L'Oreal-owned Lancome is a stellar, French-bred collection of makeup that remains the best reason to shop this line. Because most of Lancome's skin-care products have problematic elements (be it jar packaging, insufficient sun protection, or dated formulas), it is a relief to find that, for the most part, the colorful side of their business has more than its share of innovative products. We enjoyed the fact that no matter where we shopped, Lancome's counter personnel were friendly, knowledgeable, and helpful. There's a lot to keep track of, and Lancome deserves credit for keeping their salespeople so well informed.
If you're looking for a force to reckon with for foundations, Lancome is a must-see. They continue to offer some of the most elegant, silky formulas anywhere and in a color range that is overwhelmingly neutral, whether your skin is porcelain or ebony. The only troubling aspect is that most of Lancome's foundations with sunscreen do not contain adequate UVA protection or the SPF rating is too low. Lancome obviously knows about the risks with these issues (after all, they market ecamsule, their version of the UVA-protecting ingredient Mexoryl SX, and brag about its UVA range). And considering that, we are not recommending as many of their foundations as we have in previous editions of this book. Beyond this major gripe, you will discover that Lancome has a well-deserved reputation for their fantastic mascaras, and that their latest powders and eyeshadows apply with a silkiness that makes them gratifying to work with. The rest of the makeup encompasses many valid choices, but before you commit to Lancome, consider the similar options available for less from sister companies L'Oreal and Maybelline New York. Striking a balance among the best of each of these lines will give you first-class makeup that beautifies without breaking the bank.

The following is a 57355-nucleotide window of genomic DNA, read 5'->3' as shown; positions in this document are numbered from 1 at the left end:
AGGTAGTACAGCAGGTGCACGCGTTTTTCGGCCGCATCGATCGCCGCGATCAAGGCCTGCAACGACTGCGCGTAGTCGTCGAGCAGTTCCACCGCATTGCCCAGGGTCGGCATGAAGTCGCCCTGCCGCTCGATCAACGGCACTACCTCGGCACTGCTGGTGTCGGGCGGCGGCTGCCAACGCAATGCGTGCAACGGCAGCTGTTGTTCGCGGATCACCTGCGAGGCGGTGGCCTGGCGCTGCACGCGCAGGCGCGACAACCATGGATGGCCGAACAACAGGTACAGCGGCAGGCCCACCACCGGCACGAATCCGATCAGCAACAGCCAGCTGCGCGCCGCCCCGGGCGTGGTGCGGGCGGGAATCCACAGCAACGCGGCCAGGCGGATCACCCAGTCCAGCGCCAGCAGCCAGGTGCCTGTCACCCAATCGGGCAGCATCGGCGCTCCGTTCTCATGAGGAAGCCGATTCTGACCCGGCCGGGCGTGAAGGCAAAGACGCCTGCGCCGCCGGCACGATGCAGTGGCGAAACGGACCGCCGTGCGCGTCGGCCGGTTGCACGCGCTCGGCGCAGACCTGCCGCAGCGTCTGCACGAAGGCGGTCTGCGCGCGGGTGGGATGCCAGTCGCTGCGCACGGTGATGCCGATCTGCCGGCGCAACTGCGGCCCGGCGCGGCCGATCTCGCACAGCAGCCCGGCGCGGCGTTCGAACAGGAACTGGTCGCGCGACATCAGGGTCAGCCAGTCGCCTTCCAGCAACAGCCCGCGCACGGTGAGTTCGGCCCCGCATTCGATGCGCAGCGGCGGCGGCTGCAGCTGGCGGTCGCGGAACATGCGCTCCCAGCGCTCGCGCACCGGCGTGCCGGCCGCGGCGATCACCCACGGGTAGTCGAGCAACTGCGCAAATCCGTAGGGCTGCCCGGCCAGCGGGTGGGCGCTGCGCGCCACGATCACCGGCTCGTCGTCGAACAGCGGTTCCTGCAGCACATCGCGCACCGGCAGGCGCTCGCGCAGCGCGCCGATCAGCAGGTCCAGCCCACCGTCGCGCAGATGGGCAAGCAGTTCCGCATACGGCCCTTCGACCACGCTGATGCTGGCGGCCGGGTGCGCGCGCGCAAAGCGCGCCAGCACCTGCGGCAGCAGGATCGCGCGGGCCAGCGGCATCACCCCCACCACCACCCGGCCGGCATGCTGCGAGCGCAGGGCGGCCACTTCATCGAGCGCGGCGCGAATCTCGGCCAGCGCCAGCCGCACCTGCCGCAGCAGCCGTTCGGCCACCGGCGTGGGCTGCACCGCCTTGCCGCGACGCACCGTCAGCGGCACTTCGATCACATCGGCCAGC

Note: Lancome is categorized as a brand that tests on animals because its products are sold in China. Although Lancome does not conduct animal testing for its products sold elsewhere, the Chinese government requires imported cosmetics be tested on animals, so foreign companies retailing there must comply. This requirement is why some brands state that they don’t test on animals “unless required by law.” Animal rights organizations consider cosmetic companies retailed in China to be brands that test on animals, and so does the Paula’s Choice Research Team.